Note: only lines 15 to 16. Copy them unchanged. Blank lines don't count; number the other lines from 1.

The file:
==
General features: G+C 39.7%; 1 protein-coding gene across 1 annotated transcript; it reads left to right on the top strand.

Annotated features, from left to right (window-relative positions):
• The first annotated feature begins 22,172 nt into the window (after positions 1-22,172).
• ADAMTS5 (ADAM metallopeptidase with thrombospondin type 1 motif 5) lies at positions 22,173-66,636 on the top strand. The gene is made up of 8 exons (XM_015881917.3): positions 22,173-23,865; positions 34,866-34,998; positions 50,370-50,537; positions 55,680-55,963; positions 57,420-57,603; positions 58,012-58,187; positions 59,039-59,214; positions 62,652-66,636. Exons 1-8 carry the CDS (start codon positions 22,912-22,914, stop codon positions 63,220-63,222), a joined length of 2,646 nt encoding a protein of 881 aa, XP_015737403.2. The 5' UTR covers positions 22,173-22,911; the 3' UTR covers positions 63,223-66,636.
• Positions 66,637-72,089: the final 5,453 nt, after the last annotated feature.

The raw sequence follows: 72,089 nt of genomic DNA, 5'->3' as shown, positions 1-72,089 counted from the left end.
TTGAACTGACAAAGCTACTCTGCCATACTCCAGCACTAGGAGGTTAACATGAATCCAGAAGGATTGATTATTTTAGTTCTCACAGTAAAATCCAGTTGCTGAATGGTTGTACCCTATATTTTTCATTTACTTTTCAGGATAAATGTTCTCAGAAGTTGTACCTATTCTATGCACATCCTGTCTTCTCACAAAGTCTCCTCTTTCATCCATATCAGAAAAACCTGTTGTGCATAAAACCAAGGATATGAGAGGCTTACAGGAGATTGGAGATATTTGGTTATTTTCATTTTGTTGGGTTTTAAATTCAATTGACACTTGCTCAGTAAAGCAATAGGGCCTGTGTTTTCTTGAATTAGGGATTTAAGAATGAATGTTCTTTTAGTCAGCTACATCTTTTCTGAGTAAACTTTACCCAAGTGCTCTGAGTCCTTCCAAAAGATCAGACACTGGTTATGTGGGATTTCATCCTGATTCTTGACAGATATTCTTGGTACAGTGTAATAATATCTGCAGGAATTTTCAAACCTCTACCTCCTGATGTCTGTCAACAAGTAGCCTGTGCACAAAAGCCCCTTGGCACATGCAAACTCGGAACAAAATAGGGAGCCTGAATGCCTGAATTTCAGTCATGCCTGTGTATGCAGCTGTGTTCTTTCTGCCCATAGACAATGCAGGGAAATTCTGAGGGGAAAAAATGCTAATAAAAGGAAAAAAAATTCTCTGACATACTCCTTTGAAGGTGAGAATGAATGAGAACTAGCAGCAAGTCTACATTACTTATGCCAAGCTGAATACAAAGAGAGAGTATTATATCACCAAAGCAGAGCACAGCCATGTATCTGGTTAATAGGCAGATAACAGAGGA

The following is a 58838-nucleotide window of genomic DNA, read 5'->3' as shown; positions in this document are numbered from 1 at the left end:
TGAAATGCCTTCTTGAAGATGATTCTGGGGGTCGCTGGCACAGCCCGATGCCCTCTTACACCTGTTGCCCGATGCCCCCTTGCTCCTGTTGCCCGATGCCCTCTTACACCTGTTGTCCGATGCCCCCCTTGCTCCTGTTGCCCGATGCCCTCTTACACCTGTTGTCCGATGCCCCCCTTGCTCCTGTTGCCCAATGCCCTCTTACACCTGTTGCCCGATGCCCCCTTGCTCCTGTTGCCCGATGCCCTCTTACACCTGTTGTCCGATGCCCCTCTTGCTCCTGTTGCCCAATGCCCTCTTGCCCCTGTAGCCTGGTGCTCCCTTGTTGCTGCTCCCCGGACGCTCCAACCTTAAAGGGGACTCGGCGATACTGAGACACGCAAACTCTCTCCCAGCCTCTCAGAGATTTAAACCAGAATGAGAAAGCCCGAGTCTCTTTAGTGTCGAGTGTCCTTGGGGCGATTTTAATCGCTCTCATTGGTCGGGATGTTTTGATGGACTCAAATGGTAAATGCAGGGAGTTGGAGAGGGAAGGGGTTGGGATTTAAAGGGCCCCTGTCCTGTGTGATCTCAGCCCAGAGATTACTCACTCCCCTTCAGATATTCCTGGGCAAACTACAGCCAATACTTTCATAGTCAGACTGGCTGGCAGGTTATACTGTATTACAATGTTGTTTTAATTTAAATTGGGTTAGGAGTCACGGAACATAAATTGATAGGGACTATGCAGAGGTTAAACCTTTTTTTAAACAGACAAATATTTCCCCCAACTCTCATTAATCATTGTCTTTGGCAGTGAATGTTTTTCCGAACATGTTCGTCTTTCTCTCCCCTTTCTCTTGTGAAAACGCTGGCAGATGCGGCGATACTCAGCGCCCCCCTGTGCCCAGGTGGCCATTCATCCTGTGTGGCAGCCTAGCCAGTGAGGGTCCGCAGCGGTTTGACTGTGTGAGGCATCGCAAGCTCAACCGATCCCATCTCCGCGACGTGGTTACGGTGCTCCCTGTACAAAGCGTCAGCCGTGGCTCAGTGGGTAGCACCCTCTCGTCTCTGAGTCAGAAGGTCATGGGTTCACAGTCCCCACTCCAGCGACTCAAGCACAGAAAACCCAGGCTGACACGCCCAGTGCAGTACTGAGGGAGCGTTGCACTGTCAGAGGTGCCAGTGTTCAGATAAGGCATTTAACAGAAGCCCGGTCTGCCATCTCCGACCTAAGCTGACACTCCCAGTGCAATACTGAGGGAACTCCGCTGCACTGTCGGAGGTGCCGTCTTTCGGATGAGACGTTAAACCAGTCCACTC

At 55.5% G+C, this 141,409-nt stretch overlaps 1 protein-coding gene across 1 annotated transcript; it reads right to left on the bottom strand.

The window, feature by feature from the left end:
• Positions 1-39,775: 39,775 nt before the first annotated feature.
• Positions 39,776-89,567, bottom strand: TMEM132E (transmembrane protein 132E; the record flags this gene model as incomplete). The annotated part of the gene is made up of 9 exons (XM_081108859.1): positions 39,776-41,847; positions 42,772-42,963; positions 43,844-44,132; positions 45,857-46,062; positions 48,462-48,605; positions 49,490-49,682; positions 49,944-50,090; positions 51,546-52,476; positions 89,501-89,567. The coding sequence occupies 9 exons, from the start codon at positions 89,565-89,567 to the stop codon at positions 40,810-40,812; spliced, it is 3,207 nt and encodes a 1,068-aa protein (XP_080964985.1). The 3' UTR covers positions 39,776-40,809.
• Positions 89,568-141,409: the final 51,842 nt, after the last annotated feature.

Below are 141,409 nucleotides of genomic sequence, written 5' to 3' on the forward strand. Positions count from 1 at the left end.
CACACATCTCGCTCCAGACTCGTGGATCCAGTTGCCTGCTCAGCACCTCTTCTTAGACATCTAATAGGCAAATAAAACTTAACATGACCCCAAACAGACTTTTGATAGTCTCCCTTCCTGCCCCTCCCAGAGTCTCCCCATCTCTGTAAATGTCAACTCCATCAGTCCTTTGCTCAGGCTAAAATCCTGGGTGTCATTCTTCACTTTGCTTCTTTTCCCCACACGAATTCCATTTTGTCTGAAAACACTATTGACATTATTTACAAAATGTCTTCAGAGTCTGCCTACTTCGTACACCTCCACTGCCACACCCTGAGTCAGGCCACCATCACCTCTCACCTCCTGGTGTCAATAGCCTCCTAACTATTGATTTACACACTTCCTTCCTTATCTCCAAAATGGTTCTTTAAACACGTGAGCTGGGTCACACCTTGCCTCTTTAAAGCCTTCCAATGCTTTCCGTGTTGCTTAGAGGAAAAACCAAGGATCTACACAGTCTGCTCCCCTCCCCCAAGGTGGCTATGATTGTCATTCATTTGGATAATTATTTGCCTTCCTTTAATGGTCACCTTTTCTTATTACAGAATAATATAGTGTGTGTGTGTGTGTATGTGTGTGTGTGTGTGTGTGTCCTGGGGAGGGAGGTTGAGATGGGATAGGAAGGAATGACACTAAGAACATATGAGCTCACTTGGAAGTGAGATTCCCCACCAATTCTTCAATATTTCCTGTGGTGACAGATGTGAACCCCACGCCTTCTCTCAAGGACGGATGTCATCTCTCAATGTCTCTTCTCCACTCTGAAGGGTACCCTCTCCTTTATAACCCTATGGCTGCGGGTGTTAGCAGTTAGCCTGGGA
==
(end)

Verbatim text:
Below are 141,409 nucleotides of genomic sequence, written 5' to 3' on the forward strand. Positions count from 1 at the left end.
CACACATCTCGCTCCAGACTCGTGGATCCAGTTGCCTGCTCAGCACCTCTTCTTAGACATCTAATAGGCAAATAAAACTTAACATGACCCCAAACAGACTTTTGATAGTCTCCCTTCCTGCCCCTCCCAGAGTCTCCCCATCTCTGTAAATGTCAACTCCATCAGTCCTTTGCTCAGGCTAAAATCCTGGGTGTCATTCTTCACTTTGCTTCTTTTCCCCACACGAATTCCATTTTGTCTGAAAACACTATTGACATTATTTACAAAATGTCTTCAGAGTCTGCCTACTTCGTACACCTCCACTGCCACACCCTGAGTCAGGCCACCATCACCTCTCACCTCCTGGTGTCAATAGCCTCCTAACTATTGATTTACACACTTCCTTCCTTATCTCCAAAATGGTTCTTTAAACACGTGAGCTGGGTCACACCTTGCCTCTTTAAAGCCTTCCAATGCTTTCCGTGTTGCTTAGAGGAAAAACCAAGGATCTACACAGTCTGCTCCCCTCCCCCAAGGTGGCTATGATTGTCATTCATTTGGATAATTATTTGCCTTCCTTTAATGGTCACCTTTTCTTATTACAGAATAATATAGTGTGTGTGTGTGTGTATGTGTGTGTGTGTGTGTGTGTCCTGGGGAGGGAGGTTGAGATGGGATAGGAAGGAATGACACTAAGAACATATGAGCTCACTTGGAAGTGAGATTCCCCACCAATTCTTCAATATTTCCTGTGGTGACAGATGTGAACCCCACGCCTTCTCTCAAGGACGGATGTCATCTCTCAATGTCTCTTCTCCACTCTGAAGGGTACCCTCTCCTTTATAACCCTATGGCTGCGGGTGTTAGCAGTTAGCCTGGGA